Marketing Foolishness

Apr 1, 2012 | Agency Updates, B2B

April Fool’s Day is a day of international frivolity. Creative shops around the world scheme months in advance—it’s the one day every year when the marketing department is permitted to go overboard without loosing their jobs.

Many brands have taken on the task of tricking brand loyalists on this prankster’s day of glory. Some have done it with great success. Here are a few that we think pulled off a stunt (large or small) with brands intact, customers smiling and a little extra buzz to boot.

Conan O’Brien Buys Mashable, Ousts Pete Cashmore as CEO (2012)

Silly Conan. We think Pete Cashmore is way too pretty to sellout for just $3,500 smackaroos. But, the video is still pretty humorous. What made this campaign a hit was that Mashable joined the fun by “Conafying” its entire website for the day.

MINI Cooper Yachtsman (2012)

Irony is a spectacular tool. MINI, being small, rolled out its extra large Yachtsman, noting the MINI driver could now go where no driver has gone before. Even noting it would reveal the new model at the NY International Auto Show. The Wall Street Journal also published the hoax, but was sure to note that they weren’t fooled.

Electronic Hungry Hungry Hippo for iPad (2012)

Ok, so we would have bought this Hungry Hungry Hippo for iPad and played it often. Perhaps this ThinkGeek April Fool’s joke created a market opportunity?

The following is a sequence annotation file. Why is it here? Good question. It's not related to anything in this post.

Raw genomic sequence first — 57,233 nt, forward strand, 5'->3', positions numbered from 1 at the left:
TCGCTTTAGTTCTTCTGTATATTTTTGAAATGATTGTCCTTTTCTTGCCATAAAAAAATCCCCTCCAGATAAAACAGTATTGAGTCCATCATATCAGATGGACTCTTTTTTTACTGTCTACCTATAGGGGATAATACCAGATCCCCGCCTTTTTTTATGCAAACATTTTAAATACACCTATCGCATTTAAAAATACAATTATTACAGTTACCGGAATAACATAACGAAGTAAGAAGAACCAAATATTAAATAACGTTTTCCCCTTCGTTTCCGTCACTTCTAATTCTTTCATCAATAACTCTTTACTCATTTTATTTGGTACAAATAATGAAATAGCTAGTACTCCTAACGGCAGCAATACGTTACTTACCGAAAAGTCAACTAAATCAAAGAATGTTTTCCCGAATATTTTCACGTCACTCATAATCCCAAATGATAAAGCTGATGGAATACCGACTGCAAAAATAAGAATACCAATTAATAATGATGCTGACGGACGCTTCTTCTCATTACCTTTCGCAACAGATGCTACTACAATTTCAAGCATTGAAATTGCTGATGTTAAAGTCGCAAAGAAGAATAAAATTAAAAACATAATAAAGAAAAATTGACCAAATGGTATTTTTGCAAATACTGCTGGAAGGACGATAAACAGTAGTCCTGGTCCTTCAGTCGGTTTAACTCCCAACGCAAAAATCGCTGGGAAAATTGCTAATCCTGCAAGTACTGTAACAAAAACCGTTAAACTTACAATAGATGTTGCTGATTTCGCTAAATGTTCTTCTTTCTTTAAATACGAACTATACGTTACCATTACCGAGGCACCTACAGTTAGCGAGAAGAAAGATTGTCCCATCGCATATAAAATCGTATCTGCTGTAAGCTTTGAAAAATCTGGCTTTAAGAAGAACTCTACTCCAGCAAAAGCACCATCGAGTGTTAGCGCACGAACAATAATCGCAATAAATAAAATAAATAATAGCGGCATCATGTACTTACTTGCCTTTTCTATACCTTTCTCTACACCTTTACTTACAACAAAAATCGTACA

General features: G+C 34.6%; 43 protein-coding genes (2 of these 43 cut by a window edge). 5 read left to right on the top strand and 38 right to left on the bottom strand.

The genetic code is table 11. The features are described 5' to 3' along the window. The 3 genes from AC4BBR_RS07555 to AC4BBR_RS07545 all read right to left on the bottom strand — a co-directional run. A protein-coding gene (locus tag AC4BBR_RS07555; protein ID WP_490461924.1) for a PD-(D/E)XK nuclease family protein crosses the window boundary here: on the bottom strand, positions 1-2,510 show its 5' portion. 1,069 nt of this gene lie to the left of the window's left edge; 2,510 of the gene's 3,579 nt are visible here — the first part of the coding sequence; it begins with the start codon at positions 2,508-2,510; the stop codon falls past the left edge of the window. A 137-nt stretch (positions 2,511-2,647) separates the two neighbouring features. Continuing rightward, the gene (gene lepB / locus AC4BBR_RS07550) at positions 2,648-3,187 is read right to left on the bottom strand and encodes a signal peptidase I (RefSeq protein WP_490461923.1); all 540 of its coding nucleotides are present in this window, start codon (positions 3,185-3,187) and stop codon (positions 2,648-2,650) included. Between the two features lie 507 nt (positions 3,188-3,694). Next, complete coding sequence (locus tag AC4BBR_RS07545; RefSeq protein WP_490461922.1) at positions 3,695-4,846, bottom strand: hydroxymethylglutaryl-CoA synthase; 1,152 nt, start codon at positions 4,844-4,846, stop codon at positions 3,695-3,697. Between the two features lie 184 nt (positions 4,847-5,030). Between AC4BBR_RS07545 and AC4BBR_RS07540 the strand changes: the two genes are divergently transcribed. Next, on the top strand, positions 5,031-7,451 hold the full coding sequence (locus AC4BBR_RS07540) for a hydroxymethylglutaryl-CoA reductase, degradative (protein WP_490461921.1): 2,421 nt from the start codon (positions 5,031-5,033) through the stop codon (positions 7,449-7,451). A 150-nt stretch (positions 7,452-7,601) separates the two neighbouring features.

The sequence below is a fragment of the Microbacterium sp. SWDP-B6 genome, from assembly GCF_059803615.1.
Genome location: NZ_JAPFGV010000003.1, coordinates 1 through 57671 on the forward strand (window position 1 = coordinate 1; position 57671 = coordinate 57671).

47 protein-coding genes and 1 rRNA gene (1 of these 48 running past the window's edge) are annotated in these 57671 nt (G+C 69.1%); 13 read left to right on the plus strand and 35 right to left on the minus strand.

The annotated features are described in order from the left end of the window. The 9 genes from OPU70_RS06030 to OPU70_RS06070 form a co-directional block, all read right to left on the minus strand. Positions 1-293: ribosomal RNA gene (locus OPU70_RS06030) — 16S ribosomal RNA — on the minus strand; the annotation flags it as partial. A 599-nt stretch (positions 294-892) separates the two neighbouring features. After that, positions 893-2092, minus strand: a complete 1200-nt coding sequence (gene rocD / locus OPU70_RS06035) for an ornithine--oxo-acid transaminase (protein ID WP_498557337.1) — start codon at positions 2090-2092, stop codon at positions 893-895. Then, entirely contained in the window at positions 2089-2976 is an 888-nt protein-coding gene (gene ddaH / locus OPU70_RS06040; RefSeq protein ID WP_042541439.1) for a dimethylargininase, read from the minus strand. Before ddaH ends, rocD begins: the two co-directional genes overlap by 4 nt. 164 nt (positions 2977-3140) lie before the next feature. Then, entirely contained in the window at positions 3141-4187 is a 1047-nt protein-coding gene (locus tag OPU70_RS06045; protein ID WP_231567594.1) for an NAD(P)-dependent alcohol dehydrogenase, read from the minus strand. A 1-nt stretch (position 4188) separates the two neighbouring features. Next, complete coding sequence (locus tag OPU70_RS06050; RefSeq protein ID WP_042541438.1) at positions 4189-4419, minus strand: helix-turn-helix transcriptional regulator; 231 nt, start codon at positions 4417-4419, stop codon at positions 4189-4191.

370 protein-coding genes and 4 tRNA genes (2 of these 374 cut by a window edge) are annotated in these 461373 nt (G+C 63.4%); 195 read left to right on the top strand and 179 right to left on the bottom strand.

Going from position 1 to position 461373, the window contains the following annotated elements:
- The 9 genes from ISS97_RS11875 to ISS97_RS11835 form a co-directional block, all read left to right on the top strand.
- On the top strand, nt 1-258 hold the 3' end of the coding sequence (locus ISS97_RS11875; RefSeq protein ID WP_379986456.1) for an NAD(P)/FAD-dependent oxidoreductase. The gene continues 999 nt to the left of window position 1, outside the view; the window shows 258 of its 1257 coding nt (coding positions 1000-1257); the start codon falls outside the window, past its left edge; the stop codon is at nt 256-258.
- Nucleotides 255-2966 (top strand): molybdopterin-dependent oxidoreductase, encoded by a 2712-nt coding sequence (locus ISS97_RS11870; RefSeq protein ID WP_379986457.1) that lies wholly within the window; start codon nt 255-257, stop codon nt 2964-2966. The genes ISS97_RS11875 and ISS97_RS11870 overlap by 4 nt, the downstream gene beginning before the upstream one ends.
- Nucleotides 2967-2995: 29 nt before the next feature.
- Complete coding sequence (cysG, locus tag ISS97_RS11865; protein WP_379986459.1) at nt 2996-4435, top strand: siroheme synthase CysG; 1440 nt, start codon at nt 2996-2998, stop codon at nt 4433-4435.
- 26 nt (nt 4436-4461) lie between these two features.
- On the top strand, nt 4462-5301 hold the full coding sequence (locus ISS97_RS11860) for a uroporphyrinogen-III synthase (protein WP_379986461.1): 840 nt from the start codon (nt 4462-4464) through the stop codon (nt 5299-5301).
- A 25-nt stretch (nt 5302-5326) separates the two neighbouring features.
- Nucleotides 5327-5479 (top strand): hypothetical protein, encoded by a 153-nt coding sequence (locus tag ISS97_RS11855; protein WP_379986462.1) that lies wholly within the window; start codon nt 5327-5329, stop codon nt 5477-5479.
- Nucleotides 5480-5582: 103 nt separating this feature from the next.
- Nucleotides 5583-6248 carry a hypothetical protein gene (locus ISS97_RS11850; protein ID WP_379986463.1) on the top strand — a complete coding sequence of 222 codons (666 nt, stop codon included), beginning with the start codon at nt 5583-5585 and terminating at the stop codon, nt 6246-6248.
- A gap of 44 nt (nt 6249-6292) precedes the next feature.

Ikea Hundstol Dog Highchair (2011)

The Australian media were taken in on this prank, running news coverage on the new product launch and telling viewers all about the exciting dog-friendly Ikea furniture. Who wouldn’t have been duped? The dog highchair had a cutout for the dog’s tail to wag for goodness’ sake!

Google Gmail Motion (2011)

Tell us you didn’t get at least a little excited about this one? Google announced its Gmail Motion, designed to save you time and make answering emails easier. You could now use hand gestures to write and send emails with ease.  We won’t expect you to admit to doing what probably looked like the Macarena in front of your computer screen at least once as you watched the video, but we know some of you did.

Taco Liberty Bell (1996)

Pretty sure you remember this one (if you’re old enough). People didn’t know what to make of this beef supreme of a joke. Taco Bell announced that it had purchased the Liberty Bell in an effort to help reduce the national debt, renaming it the “Taco Liberty Bell,” which would still be accessible to the public. Not only did Taco Bell invest a chalupa of cash in advertising, including taking out full-page ads in seven large US newspapers, they also garnered media coverage everywhere! This hoax went down in the history books.